Jason Rohde cares about the needs of others, court hears

Published Feb 18, 2019


Cape Town - A friend of convicted wife killer Jason Rohde asked the Western Cape High Court on Monday to sentence him with "fairness and empathy".

Testifying in mitigation of sentence, David Craig Livingstone, told the court that he had been friends with Rohde since 2015.

“A long sentence would be extremely harmful and destructive for his three girls that he loves dearly,” he said.

Asked by defence advocate Graham van der Spuy if he would like to add anything in mitigation of Rohde’s sentence, he said: “I will just ask the court that Jason will be sentenced in the interest of fairness and empathy.”

The sentencing proceedings of Rohde resumed on Monday after the trial adjourned on December 6. Rohde, who was convicted in November last year, spent Christmas in Pollsmoor prison after his bail application, pending sentence, was denied by Judge Gayaat Salie-Hlophe.

Asked to comment on Rohde’s character since he had known him as a friend, Livingstone said: “As a friend I found him very kind, I found him very caring, very supportive, very understanding and he always had a very calm demeanour, very calm nature whenever I had to meet him for breakfast or for lunch or for dinner, he was always the same and he would treat you the same. And as a friend, a very loyal friend to me."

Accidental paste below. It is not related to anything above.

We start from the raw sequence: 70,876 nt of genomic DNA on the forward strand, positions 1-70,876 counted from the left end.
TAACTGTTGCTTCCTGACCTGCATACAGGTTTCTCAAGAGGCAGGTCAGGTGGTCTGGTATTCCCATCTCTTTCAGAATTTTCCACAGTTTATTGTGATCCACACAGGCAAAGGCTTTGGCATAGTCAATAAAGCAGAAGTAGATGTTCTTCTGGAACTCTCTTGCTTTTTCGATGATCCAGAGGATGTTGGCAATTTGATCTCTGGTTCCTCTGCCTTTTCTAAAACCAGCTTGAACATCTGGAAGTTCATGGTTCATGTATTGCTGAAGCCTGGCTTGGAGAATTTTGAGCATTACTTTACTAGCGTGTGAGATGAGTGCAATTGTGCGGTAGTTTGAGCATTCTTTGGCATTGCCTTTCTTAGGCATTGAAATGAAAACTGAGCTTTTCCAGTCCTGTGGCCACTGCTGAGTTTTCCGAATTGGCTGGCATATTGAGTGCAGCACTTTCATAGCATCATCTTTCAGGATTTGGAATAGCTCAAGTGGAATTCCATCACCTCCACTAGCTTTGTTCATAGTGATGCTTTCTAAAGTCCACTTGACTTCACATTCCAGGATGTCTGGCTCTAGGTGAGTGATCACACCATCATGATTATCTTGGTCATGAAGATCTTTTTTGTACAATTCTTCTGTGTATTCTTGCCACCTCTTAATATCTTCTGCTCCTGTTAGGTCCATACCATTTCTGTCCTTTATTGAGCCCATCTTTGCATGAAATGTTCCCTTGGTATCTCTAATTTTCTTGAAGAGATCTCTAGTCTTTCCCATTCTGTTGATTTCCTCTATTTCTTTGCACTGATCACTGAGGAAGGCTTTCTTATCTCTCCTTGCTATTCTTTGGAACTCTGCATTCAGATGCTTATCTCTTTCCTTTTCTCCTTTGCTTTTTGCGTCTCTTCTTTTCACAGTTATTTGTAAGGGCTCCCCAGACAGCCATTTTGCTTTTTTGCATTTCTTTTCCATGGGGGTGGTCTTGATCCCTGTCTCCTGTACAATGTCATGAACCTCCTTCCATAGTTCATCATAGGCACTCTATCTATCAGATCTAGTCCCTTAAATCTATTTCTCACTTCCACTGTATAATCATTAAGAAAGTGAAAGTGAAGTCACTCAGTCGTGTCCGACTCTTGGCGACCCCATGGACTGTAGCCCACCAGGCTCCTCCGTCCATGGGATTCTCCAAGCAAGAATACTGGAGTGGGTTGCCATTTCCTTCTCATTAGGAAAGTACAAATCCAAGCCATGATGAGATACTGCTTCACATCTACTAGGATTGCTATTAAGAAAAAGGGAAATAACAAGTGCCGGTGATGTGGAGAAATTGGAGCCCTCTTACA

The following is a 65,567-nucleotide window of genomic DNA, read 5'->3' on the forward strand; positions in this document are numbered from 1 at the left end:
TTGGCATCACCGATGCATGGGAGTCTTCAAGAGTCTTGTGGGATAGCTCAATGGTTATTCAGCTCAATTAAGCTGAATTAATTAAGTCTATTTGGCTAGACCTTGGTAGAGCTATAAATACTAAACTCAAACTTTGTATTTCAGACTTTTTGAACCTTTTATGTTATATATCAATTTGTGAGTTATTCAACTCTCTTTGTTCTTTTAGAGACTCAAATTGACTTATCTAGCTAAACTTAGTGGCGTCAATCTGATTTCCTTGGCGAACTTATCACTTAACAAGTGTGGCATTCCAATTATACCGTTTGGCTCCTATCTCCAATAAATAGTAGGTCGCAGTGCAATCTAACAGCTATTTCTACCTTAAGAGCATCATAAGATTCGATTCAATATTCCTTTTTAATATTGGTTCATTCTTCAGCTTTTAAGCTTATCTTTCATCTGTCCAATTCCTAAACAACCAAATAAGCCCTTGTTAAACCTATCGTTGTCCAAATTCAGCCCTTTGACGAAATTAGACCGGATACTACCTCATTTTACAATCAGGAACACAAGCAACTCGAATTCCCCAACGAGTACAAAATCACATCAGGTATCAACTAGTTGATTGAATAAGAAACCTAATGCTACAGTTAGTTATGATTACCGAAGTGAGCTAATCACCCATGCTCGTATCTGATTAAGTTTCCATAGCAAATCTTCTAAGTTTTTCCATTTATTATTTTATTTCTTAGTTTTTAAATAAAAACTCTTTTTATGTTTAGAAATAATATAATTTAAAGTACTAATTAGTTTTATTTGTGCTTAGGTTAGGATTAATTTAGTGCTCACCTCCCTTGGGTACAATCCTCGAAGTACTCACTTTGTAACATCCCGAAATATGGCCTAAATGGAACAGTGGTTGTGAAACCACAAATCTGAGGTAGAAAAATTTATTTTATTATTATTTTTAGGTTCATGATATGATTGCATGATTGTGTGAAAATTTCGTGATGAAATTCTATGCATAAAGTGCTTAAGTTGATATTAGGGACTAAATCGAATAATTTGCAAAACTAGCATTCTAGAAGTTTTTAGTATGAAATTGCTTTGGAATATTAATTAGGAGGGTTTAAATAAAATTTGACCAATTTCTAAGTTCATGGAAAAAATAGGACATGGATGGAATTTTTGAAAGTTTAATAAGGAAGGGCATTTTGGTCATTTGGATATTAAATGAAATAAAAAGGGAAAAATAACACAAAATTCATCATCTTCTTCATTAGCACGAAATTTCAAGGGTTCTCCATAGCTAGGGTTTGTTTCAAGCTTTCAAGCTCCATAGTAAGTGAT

Van der Spuy asked Livingstone if he had ever heard Rohde saying bad things about his wife, to which he replied: “No, I’ve never heard him saying a bad word about anybody to be honest, whenever I was in his company, met him, he’s never said a bad word about anyone. As I said before, he really cares about the needs of others.”

He further told the court that Rohde was very intelligent and a very successful businessman and he (Livingstone) had never observed any signs of violence in Rohde in the years he had known him as a friend.

State advocate Louis van Niekerk told the court that the picture that the defence witness was projecting was completely different compared to what the court had found in Rohde's character. 

"The court made some very harsh findings on his actions and also pertaining to his character related to the facts before the court. You haven’t read the judgment but I’m not going to take you back there. But it completely differs from the picture that you project here for us today compared to what the court said," said Van Niekerk.

The former Lew Geffen Sotheby’s International CEO was found guilty of murdering his wife Susan Rohde and obstructing the ends of justice by staging her suicide. Susan’s body was found in a locked bathroom in a room she shared with Rohde on July 24, 2016 at the Spier Wine Estate Hotel in Stellenbosch. Her body was found with an electronic cord wrapped around her neck. The cord had been tied to a hook on the back of the bathroom door.

African News Agency (ANA)

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